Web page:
Some of my geology photos

If there’s interest, I’ll post more. Click and select “View full size” (below image, R) for full resolution. I lack formal training in geology, and would greatly appreciate comments on my proposed interpretations, but find structures such as these, on every scale, at once fascinating and beautiful.

The Betic-Rif arc of Spain and North Africa is in the news, here are some things I saw in the area:

img_6161Left: schist exposure near Benalmadena, Western Malaga province. These Permian rocks have been metamorphosed at a depth of some 40 km. Recent exposure caused by westward extension of Benamadena promenade

img_6162Above, detail; Euro coin for scale (camouflaged; sorry) slightly below and left of centre. This and nearby exposures show strong deformation, white hard (silica) intrusions, with later pinkish soft (calcite) intrusions cutting across them.


Detail from above, while spectacularly deformed boulders of the same material (see below) are used to form the breakwater:img_6063

Go some 500 km NE by E and we are in the Alboran sea extension zone, with the tilted and faulted Neogene marine calcite rock of Alicante (al-Lucente, the shining one), on which stands the Castle of Santa Barbara, on a promontary now raised 500 ft above the sea:img_8190


And the boulders on the coast beneath the castle, coarse limestone with shell fragments, show deformation and aggregation, as the result of recent (and ongoing) tectonic movement in this very active area.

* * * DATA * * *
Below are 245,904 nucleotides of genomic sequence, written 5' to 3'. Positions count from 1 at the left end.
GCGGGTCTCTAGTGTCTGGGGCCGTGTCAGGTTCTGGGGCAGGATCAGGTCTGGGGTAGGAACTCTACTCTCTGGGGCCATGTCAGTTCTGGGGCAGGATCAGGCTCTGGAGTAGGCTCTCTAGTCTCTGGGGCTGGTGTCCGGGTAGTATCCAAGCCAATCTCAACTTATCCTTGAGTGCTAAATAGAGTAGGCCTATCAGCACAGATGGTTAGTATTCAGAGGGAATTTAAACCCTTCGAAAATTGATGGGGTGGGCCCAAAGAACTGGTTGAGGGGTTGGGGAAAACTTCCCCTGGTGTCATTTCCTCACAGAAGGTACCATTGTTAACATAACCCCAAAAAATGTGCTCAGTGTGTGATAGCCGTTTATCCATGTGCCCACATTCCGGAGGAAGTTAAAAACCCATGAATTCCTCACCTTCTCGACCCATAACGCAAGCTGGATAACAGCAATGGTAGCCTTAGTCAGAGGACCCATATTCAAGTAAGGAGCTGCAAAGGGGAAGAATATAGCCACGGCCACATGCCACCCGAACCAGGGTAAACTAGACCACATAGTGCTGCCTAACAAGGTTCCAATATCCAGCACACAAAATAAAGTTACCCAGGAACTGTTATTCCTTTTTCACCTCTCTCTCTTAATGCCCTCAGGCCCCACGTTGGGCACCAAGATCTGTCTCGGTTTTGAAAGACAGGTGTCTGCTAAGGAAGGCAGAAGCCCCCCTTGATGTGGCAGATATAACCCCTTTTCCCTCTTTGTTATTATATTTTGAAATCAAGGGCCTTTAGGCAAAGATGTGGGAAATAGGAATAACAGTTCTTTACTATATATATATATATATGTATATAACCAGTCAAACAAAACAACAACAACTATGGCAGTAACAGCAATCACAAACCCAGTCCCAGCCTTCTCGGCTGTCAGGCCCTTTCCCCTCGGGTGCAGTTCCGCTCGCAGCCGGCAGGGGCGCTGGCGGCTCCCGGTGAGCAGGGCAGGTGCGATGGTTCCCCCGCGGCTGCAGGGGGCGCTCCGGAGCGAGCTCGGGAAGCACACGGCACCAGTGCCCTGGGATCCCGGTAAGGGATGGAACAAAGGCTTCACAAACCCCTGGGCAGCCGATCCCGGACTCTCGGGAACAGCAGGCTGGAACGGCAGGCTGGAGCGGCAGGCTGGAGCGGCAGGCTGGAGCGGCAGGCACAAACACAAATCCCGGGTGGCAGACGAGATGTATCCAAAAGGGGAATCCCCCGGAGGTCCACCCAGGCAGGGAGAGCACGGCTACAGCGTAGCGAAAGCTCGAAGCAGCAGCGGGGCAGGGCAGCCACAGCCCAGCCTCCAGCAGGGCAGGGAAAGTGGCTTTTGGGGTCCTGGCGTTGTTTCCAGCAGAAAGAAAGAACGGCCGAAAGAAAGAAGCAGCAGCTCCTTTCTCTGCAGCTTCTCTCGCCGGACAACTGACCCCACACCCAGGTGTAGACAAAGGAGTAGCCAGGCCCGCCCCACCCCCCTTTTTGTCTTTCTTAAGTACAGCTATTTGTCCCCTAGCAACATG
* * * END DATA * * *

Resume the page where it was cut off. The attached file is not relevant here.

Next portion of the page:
Images by author

About Paul Braterman

Science writer, former chemistry professor; committee member British Centre for Science Education; board member and science adviser Scottish Secular Society; former member editorial board, Origins of Life, and associate, NASA Astrobiology Insitute; first popsci book, From Stars to Stalagmites 2012

Posted on January 29, 2017, in Geology and tagged , , , , , . Bookmark the permalink. 2 Comments.

  1. There’s a marvellous program here called simply On Rocks, hosted by a geologist who travels Brazil dedicating each episode to a specific region and the astonishing formations here that virtually no one (here or abroad) knows about.


  2. Interesting. Looks like a fun way to learn more about geography. I think I’ll be keeping my eyes open…


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